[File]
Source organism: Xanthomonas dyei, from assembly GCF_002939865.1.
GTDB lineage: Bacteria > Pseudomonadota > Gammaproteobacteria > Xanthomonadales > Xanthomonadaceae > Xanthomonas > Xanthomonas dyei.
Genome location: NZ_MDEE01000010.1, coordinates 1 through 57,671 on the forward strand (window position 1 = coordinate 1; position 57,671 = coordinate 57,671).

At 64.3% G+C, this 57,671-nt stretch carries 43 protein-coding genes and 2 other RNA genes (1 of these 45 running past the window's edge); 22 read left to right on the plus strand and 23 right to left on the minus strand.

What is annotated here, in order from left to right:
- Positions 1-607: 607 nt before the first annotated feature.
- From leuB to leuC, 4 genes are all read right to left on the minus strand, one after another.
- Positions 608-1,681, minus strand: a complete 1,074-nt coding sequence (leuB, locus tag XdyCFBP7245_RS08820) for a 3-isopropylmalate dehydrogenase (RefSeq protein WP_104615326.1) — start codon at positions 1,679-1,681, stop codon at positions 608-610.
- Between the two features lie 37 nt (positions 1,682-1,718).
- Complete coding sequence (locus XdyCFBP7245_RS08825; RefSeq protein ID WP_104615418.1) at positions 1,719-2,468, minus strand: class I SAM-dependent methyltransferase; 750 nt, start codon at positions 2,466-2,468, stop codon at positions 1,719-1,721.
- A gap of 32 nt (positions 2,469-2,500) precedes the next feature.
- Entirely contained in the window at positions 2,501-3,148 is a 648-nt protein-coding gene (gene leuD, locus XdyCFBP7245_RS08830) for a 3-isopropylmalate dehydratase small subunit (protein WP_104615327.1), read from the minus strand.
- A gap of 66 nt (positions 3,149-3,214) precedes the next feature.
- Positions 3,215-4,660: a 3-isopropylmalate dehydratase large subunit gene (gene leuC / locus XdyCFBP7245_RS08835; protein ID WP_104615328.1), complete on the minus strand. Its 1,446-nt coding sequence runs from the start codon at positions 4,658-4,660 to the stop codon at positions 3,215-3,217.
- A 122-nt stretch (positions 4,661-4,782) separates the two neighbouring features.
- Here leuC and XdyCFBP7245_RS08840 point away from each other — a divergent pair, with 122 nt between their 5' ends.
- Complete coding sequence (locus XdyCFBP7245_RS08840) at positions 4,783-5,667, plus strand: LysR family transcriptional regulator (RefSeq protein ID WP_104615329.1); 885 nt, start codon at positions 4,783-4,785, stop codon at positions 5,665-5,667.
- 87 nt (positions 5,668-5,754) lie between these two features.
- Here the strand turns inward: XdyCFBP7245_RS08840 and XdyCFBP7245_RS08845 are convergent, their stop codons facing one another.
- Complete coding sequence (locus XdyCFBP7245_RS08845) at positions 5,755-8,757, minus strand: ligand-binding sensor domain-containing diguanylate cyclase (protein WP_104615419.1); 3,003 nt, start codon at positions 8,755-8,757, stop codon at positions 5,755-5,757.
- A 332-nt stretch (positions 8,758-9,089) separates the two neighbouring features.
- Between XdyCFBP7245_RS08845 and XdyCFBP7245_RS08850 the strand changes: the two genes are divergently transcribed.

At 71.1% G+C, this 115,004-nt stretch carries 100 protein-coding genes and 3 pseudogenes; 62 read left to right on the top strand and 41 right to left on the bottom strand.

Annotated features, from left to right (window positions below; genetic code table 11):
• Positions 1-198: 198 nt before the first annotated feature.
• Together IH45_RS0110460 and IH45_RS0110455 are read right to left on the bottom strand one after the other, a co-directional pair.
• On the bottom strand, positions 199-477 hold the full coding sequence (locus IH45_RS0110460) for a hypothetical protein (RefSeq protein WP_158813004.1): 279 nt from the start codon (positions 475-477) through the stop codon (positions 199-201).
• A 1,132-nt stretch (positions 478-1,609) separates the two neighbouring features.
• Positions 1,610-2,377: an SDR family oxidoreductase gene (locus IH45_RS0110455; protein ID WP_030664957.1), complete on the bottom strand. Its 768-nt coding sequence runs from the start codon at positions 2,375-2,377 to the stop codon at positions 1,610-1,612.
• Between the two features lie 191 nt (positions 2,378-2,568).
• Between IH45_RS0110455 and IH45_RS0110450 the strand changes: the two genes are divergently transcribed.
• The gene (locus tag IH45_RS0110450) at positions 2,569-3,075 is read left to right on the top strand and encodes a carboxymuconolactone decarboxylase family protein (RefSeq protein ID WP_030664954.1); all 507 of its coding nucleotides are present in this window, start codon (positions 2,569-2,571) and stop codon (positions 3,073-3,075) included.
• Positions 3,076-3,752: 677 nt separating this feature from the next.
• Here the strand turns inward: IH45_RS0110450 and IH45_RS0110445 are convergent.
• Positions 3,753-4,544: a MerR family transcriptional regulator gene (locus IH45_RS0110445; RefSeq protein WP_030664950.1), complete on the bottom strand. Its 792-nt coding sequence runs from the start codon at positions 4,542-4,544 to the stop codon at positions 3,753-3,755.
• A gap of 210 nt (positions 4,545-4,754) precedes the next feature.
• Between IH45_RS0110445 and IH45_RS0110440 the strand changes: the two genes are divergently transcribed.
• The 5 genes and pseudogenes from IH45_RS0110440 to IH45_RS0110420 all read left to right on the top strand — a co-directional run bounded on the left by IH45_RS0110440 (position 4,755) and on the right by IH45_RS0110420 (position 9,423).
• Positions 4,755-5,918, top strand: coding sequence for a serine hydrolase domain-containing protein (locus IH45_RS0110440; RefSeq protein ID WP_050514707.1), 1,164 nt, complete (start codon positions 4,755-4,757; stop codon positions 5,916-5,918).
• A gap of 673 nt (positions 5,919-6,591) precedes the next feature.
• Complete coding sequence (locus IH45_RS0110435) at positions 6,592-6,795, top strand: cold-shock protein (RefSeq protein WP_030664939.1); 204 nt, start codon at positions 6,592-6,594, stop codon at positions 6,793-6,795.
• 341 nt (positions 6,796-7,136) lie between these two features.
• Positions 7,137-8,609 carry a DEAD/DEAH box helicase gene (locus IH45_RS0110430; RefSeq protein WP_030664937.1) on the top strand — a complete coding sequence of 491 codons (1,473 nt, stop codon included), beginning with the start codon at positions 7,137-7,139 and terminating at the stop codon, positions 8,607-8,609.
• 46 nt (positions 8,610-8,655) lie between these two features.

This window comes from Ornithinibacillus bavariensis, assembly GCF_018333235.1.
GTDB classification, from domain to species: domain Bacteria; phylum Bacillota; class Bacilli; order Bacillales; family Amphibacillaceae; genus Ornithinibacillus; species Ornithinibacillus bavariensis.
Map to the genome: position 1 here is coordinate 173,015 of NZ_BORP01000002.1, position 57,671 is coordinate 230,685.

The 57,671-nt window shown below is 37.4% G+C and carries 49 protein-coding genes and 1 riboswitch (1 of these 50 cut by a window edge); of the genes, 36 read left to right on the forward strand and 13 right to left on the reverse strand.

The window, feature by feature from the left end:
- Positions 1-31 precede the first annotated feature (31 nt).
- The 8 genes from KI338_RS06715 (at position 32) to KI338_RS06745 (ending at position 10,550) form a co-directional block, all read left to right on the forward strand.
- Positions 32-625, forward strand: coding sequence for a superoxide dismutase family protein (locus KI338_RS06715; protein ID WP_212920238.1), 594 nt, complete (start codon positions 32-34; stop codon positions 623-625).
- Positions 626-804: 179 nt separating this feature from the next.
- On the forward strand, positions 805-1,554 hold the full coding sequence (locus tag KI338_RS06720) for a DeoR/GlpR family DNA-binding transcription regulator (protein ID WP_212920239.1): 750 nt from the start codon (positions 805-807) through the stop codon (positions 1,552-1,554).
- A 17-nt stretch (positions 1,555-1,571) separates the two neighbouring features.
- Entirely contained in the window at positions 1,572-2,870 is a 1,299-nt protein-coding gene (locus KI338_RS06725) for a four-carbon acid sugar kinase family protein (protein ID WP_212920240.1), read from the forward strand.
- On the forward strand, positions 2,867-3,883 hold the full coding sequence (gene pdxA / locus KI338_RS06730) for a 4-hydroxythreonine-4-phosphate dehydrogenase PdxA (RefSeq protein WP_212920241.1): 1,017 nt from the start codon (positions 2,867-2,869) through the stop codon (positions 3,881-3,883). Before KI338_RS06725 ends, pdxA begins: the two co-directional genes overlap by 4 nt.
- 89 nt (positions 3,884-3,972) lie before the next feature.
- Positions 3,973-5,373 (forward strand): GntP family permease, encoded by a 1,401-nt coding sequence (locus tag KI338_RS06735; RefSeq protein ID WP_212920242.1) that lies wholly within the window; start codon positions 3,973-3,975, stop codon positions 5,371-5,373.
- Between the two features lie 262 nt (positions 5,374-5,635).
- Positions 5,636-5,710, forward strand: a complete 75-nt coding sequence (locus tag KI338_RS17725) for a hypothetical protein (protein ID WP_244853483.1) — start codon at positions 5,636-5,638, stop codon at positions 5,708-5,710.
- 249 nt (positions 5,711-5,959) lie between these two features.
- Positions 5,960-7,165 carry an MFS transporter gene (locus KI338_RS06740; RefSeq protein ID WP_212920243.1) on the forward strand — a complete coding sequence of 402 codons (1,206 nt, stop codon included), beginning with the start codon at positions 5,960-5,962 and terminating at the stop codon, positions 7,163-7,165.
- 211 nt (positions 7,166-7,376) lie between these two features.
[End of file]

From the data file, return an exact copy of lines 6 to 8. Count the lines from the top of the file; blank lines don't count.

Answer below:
- Positions 1-607: 607 nt before the first annotated feature.
- From leuB to leuC, 4 genes are all read right to left on the minus strand, one after another.
- Positions 608-1,681, minus strand: a complete 1,074-nt coding sequence (leuB, locus tag XdyCFBP7245_RS08820) for a 3-isopropylmalate dehydrogenase (RefSeq protein WP_104615326.1) — start codon at positions 1,679-1,681, stop codon at positions 608-610.